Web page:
How have I lived abroad for six months?! Where did the time go? I literally titled this as "Four Months Later..." before I actually fucking counted.
As many of you probably know, I just spent a month back in the great white North. Nick and I decided to head back to Canada for the holidays to spend time with our friends and family. After spending a couple of weeks in Western society and returning to Europe, it’s like seeing Germany all over again with fresh eyes. I’ve previously written a post when I first moved to Germany about my observations in culture between Western VS European societies; but, since returning, I feel like there are a new things that I could add to that list…
… Or lack there of. I’ve said this since I’ve moved to Germany, but Customer Service is so unheard of here, it sucks. Whether it’s in a grocery store or at a restaurant, more often than not it’s like the people working there just don’t give a shit? Fair enough, you hate your job and whatever but, I’m paying for a service. So, be polite. On the rare occasion when we do receive good Customer Service, it’s almost a shock to the system (but, always VERY appreciated).
For a country that’s so uppity on recycling, not using plastic bags and walking/biking instead of driving a vehicle, there is so much litter in the streets and on the sidewalks. Nick and I live in a part of East Berlin that feels like it hasn’t been exposed to much gentrification, so maybe that is part of it. But, it seems like there is a surplus of broken beer bottles, takeout containers and other varieties of garbage littering the streets. There also feels like there’s not an adequate amount of garbage bins on the streets for such a big city.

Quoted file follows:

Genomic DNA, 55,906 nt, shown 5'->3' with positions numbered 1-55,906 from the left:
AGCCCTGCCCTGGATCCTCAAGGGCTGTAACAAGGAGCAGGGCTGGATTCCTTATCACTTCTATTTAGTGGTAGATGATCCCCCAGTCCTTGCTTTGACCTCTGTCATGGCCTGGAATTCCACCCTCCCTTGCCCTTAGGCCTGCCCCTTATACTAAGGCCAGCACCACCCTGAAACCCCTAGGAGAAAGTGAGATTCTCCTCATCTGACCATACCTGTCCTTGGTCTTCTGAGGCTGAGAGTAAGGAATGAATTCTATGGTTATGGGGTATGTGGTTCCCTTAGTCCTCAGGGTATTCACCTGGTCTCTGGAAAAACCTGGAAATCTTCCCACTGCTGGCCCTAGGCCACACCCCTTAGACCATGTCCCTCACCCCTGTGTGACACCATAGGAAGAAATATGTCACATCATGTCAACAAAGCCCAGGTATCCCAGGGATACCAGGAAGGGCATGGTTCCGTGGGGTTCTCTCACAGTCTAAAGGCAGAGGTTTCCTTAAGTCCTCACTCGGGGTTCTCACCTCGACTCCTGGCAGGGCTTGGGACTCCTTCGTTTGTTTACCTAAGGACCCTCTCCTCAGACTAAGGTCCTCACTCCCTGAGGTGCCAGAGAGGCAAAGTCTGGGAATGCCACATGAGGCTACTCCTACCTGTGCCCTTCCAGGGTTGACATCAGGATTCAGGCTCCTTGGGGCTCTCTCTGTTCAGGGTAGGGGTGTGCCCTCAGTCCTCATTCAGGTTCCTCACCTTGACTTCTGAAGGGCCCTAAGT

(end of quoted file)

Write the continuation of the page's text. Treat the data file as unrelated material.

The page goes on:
3) Public Transit
Listen, I love the access to public transit here in Berlin. But, what I don’t love is the convoluted ticketing system and rules that go along with each ticket. It’s been a while since I’ve taken transit in a big city in Canada, but I feel that it’s more or less like you pay your way, you go on your chosen mode of transportation and then get off whenever. In Germany, there’s half a dozen different types of tickets and prices for each ticket, varying number of stops you can ride on your chosen ticket, which direction or zone you’re allowed in etc… Making sense of the rules and regulations of the German public transit system is almost more difficult than understanding long division.
4) TV Tax
There is an actual TV tax on the amount of televisions you own/use in your living space. I THINK the tax is aimed towards access to TV programs and what not (I’m probably very wrong on that), but even if you only use your TV for gaming or for Netflix, you still are expected to pay this tax every couple of months. It’s a total money-grab.
This is one that Nick is particularly passionate about; the lack of infrastructure in the city, most prominently in the area of Berlin where we live. Infrastructure covers a variety of topics in regards to the operation of society as a whole. But, the portion of it that is most annoying for us is the uneven sidewalks. Nick has nearly fallen and broken his neck a record-breaking amount of times since we’ve moved here. In his clumsy-defence, most of the sidewalks do look like a small tornado has ripped through them.
Maybe in a couple of months I’ll expand on this even further. Or after I’ve had some Canadian visitors, they can share their thoughts on the differences between the Canadian and European cultures!